So after one glorious week of “SCHOOL IS AWESOME!” and “THIS IS THE GREATEST SCHOOL EVER!” I had finally begun to unclench, a little.
Turns out that the honeymoon ended this week, though. On Monday, Monkey came home a little less excited than the previous week, and suddenly he was listing various transgressions he felt had been committed against him, and noting that “some of these kids really seem to have some problems,” which, you know, Pot, is terribly interesting about Kettle and all, but….
And then yesterday I got a phone call. As soon as I realized it was school, I’m pretty sure every muscle in my body just seized.
“We are only calling because Monkey really wanted to, and I hope that’s okay,” the voice on the other end of the line told me, as I could hear Monkey sputtering with rage in the background.
“Okay?” I said. Oh dear lord, I was thinking, what did he DO?
“And we are handling things here, it’s not a problem,” she continued. “But we were playing with the duct tape swords and Monkey got hit by accident—”
“IT WAS NOT AN ACCIDENT!” Monkey bellowed, in the background. “HE DID IT ON PURPOSE! THE KIDS HERE ARE MEAN! I’M LEAVING AND I’M NEVER COMING BACK!”
I swallowed back a small giggle that somehow turned into a sob.
“Okay, Monkey, I understand that you are feeling that way right now,” she said to him. “I am just telling your mom, same as I told you, that I don’t think it was on purpose. And I also think we can work this out without a problem. Do you want to talk to her?”
Monkey got on the phone, all bluster and tears, demanding that I come to get him right now. When I said I wasn’t going to do that, he said “Then I’ll just find a map and WALK.” I told him that there would be serious consequences if he did that. Did he understand? He said he did. But then he broke down and started ranting about how, “I always get hurt here, I hate everyone, I don’t want to be here anymore.”
“It’s not true that you hate everyone there,” I said, grasping the one statement I felt I could most easily refute. “You have friends there.”
“NO I DON’T!” he yelled at me. “I HATE THEM ALL!”
“What about Mario?” I said. “Mario is your friend.”
“No he ISN’T!” he snarled. A pause. And then, “I got mad at him this morning and told him I didn’t want to be his friend anymore. I just want to stay home with you, Mom. I can’t do school.”
He sounded about five. And I wanted to go pick him up. I wanted to grab him up in a fierce hug and tell him that I would protect him and he could stay home with me forever. Except I can’t protect him and he can’t.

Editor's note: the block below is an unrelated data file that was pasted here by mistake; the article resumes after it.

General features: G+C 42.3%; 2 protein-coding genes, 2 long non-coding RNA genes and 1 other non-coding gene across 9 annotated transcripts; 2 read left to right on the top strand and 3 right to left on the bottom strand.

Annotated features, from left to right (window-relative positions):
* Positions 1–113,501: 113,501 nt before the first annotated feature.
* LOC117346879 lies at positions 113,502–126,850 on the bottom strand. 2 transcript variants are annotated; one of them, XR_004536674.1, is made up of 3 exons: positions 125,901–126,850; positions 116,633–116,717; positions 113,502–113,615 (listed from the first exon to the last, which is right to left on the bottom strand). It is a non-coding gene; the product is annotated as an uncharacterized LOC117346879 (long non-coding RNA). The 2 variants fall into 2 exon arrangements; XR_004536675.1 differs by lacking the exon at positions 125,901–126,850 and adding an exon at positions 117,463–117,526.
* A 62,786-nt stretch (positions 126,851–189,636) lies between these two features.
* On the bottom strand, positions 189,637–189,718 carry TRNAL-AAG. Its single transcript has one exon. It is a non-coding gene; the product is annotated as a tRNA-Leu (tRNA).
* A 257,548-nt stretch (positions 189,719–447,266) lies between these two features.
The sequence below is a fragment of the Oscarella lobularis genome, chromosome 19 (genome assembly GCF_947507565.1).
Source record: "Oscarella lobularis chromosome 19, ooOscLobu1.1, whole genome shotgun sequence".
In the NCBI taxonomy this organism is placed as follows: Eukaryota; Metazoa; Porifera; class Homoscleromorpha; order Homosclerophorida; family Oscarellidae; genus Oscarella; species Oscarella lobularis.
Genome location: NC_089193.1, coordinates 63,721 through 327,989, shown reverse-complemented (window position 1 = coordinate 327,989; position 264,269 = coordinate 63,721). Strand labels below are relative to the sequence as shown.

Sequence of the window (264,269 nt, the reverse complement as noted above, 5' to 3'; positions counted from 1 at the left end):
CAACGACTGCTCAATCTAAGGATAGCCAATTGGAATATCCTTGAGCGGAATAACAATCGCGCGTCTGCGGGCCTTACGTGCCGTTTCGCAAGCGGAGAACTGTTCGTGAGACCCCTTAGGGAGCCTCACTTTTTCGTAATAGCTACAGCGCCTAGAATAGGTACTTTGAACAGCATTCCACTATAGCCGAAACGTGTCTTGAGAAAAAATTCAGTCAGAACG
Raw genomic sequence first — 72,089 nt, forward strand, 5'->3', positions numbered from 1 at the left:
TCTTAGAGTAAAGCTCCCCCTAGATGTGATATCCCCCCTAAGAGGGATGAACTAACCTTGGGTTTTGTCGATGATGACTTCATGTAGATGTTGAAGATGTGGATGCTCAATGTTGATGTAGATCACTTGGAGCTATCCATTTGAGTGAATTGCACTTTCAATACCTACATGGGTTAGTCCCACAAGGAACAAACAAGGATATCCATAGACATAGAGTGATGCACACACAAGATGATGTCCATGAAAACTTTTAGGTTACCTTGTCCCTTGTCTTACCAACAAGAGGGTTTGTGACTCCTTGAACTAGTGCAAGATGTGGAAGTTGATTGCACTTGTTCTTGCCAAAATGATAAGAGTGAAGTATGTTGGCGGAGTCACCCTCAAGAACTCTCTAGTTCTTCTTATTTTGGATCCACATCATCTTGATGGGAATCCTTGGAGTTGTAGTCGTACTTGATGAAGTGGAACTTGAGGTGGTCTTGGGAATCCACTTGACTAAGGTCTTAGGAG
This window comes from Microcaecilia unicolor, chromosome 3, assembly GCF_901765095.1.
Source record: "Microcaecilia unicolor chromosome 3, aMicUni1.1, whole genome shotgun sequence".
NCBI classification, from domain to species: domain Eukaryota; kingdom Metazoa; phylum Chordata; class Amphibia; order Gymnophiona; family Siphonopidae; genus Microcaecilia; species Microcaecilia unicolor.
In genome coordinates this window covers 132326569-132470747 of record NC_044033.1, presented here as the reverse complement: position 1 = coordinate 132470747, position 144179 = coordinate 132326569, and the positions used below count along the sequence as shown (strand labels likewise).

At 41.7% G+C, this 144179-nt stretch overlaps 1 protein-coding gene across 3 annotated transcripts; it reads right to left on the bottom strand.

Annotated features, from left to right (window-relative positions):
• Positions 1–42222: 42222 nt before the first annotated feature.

So instead I told him that his job at school right now is to figure out how to have disagreements and move on from them instead of getting stuck. And I told him that I wasn’t going to come get him. And then I asked to talk to the teacher again.
“Is it okay?” I asked. “I mean, is he okay? I’ll get him if you want me to, if you need him to leave, I mean.”
“We’re fine,” she said. (I heard, “NO WE’RE NOT!” in the background, and this time I did laugh, a little.) “We’re handling it. I called because he wanted to talk to you. Tell you what—why don’t you call back in 20 minutes? See how he’s doing. I think he’ll be okay by then. How does that sound?” I said okay, and Monkey said something about how he’d still want to leave.
I thanked her for her patience. I hung up.
20 minutes later I called back. She asked him if he still wanted to go home, and he said he guessed not. She told me he was okay.
By the time he got home that afternoon, he was somber, but okay. He and Mario had made up. The kid who got him with the sword had apologized (and Monkey had apologized for running up and hitting him after being struck). He said he wasn’t sure why he’s always getting hurt. And then he went to blow his nose.
“Hey Monkey?” I called, as he stood in the bathroom, honking away. “That’s a pretty bad stuffy nose you’ve got going there. Do you think maybe you’re just not feeling very good?” He allowed as to how maybe that was true, in the fine continuing tradition of Monkey Gets Sick And Acts Like A Jerk And That’s Our Only Clue.
The teacher called last night, and we talked some more, and she’s incredible, and patient, and kind, and I managed to stop short of regaling her with my whole sordid tale of my having PTSD when it comes to Monkey and his issues, but did manage to say that I realize it’s my own baggage, feeling like I’m waiting for them to throw him out of school. She assured me that’s not going to happen. That he’s fine. They’re working things out. Not to worry.
This morning I gave Monkey some Sudafed and an Advil along with his morning pills, and by the time he and Otto left, he was cheering, “I can breathe from both nostrils! HOORAY!” Dream big, buddy.
This afternoon when he arrived home, I asked him how school was. “Great!” he said, slinging his backpack to the floor, and pouncing on Licorice.
“What’d you do today?” I continued, wondering if there had been any carryover from yesterday’s problems.
“I made a duct tape shield,” he said. I looked at him. He looked at me. We both burst out laughing. “Gotta have protection,” he added. I was still laughing when he finished wrestling the dog and asked if he could go play on the computer.
Inch by inch, right? Maybe he can make me a shield, too.